Fitchburg State University was founded as the State Normal School in Fitchburg in 1894 by the state legislature. Its first President was John G. Thompson (President 1895–1920). Initially a secondary-education school for women (coeducation arrived in 1911), the Normal School was not authorized to grant bachelor's degrees until 1930, after the presidency of William D. Parkinson (1920–1927), and during Dr. Charles M. Herlihy's (1927–1945) tenure. In 1932, that authorization was extended to all academic disciplines in Education. At the same time, the name was changed to State Teachers College at Fitchburg. Dr. Charles M. Herlihy died while in office and was succeeded by Dr. William J. Sanders (1945–1950) and Ellis F. White (1950–1953).
During Ralph H. Weston's (1953–1963) presidency of the college, the Education program was the primary focus. That changed in 1960, when the school changed its name to State College at Fitchburg and added degree programs outside of Education. In 1965, the college's name evolved into Fitchburg State College. James J. Hammond (1963–1975), Dr. Vincent J. Mara (1975–1995), and Dr. Michael P. Riccards (1995-2002) were the next three presidents of the school and added many buildings to the campus, most notably what are now called the Hammond Building and Mara Village.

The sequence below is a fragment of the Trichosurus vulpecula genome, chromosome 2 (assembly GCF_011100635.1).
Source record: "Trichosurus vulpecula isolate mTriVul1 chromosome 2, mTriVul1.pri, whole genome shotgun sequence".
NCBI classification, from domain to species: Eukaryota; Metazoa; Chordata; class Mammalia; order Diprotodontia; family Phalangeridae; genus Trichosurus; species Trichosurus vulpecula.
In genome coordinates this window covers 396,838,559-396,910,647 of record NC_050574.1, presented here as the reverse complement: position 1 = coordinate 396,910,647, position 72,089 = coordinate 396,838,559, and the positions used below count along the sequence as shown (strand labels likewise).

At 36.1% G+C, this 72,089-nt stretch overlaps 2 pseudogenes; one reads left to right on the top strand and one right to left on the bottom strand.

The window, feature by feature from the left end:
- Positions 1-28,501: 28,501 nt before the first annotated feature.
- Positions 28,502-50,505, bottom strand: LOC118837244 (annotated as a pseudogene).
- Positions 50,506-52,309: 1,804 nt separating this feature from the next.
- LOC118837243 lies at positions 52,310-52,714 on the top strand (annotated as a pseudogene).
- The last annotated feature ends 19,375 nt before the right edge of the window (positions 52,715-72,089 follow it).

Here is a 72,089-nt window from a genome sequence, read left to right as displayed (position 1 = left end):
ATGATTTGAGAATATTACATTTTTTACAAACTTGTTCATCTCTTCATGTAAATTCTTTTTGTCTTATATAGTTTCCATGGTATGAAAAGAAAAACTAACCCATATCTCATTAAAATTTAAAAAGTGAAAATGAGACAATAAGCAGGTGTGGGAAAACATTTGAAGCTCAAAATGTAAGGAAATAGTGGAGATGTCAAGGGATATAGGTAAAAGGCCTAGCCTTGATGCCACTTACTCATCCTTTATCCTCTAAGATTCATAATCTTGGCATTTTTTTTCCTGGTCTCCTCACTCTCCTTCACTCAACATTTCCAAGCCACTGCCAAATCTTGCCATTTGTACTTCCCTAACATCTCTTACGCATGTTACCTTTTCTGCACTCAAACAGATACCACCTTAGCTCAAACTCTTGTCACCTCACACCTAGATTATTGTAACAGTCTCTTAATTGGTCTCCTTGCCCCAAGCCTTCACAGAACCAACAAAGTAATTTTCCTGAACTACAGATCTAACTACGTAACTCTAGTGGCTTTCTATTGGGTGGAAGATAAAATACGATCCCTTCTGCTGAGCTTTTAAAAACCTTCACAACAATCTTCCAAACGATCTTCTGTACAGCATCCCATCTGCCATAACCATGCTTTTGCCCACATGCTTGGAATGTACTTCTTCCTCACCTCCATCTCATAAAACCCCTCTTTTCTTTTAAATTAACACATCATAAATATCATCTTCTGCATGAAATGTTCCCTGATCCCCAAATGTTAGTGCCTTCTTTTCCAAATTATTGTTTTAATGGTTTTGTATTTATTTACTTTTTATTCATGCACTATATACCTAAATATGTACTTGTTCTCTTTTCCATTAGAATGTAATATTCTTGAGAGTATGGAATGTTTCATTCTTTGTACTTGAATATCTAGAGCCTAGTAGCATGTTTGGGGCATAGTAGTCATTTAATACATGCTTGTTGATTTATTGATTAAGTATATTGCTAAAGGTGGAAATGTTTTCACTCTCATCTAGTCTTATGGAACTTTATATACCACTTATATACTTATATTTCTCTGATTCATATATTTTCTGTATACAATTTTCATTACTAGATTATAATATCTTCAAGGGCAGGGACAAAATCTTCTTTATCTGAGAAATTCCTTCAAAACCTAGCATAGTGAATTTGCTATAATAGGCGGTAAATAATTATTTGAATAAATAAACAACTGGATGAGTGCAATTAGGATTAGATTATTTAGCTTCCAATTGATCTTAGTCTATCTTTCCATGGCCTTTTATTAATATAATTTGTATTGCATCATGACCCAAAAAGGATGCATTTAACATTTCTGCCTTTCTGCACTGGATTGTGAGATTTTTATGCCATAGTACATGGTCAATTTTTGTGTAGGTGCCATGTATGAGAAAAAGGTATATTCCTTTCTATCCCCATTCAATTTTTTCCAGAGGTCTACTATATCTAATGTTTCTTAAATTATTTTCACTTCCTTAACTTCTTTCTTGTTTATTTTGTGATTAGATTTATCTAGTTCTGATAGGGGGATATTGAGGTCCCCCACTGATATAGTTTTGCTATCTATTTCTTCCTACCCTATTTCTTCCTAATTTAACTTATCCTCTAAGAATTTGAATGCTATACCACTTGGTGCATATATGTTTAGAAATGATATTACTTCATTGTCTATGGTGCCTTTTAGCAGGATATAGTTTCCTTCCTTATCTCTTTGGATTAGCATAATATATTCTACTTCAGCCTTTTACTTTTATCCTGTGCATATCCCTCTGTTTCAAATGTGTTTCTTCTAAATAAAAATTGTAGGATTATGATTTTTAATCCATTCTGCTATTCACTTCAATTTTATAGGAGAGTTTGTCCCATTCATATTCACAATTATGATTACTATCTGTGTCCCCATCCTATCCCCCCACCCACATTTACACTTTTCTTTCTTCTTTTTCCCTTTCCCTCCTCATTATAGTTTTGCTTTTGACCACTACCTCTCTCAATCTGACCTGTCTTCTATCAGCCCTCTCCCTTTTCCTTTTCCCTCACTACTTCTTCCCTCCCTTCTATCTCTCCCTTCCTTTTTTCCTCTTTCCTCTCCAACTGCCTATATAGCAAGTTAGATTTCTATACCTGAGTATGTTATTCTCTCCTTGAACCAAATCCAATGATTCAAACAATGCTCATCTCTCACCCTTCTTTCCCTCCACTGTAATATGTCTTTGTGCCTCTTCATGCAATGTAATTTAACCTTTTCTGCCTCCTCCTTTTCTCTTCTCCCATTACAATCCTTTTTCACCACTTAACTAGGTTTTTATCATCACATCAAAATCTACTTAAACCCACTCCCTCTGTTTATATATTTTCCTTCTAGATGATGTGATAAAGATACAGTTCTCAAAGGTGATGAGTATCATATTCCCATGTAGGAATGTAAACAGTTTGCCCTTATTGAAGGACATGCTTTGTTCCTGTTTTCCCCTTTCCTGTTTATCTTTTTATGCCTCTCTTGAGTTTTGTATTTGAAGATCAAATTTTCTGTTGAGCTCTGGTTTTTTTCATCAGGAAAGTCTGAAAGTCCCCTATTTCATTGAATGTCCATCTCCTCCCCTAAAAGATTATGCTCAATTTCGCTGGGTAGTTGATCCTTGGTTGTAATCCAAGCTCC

Under the guidance of President Robert V. Antonucci (2003–2015), the university focused on enhancing its buildings and grounds in addition to growing its academic programs. The school focused on renovations and rehabilitation of underused buildings and areas as opposed to extensive building. Notable buildings include the 3,500-square-foot (330 m2) campus police station (2008) and the Antonucci Science Complex, which included new construction combined with the renovation of the Condike Science Building, in 2011.
Continuing Education at Fitchburg State University began in 1915, with the first summer courses offered through the University. Twenty years later, its first graduate programs were established. In July 2010, the Massachusetts House of Representatives and Senate voted to grant Fitchburg State university status and change its name to Fitchburg State University. The measure was signed into law by Massachusetts Governor Deval Patrick on July 28, 2010.
In the past two years, President Richard S. Lapidus (2015-present) has displayed commitment to the university’s strategic plan by strengthening its student retention and diversity initiatives. He established the Office for Institutional Research and Planning, a central service division that provides guidance and data analytic support to senior leaders, and advised in the creation of the campus Veterans Center, one part of a larger diversity initiative that affords veteran students a gathering place. The university has since been officially designated a Military Friendly campus.